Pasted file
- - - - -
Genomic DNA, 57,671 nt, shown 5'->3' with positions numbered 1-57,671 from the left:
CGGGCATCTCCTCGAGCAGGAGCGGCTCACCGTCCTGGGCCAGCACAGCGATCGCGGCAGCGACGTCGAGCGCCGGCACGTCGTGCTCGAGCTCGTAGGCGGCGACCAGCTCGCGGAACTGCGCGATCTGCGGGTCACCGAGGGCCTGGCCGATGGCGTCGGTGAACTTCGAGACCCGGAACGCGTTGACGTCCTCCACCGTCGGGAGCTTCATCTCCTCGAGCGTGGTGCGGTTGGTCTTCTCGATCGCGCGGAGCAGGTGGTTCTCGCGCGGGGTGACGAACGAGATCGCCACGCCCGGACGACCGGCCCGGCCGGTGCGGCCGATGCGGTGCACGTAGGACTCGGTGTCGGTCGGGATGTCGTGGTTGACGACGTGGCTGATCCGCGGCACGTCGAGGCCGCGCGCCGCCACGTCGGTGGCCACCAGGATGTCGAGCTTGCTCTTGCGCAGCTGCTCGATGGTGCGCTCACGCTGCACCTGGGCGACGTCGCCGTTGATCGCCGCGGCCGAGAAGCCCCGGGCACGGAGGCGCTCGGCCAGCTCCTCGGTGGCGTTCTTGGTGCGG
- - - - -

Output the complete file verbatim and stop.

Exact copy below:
Genomic DNA, 57,671 nt, shown 5'->3' with positions numbered 1-57,671 from the left:
CGGGCATCTCCTCGAGCAGGAGCGGCTCACCGTCCTGGGCCAGCACAGCGATCGCGGCAGCGACGTCGAGCGCCGGCACGTCGTGCTCGAGCTCGTAGGCGGCGACCAGCTCGCGGAACTGCGCGATCTGCGGGTCACCGAGGGCCTGGCCGATGGCGTCGGTGAACTTCGAGACCCGGAACGCGTTGACGTCCTCCACCGTCGGGAGCTTCATCTCCTCGAGCGTGGTGCGGTTGGTCTTCTCGATCGCGCGGAGCAGGTGGTTCTCGCGCGGGGTGACGAACGAGATCGCCACGCCCGGACGACCGGCCCGGCCGGTGCGGCCGATGCGGTGCACGTAGGACTCGGTGTCGGTCGGGATGTCGTGGTTGACGACGTGGCTGATCCGCGGCACGTCGAGGCCGCGCGCCGCCACGTCGGTGGCCACCAGGATGTCGAGCTTGCTCTTGCGCAGCTGCTCGATGGTGCGCTCACGCTGCACCTGGGCGACGTCGCCGTTGATCGCCGCGGCCGAGAAGCCCCGGGCACGGAGGCGCTCGGCCAGCTCCTCGGTGGCGTTCTTGGTGCGG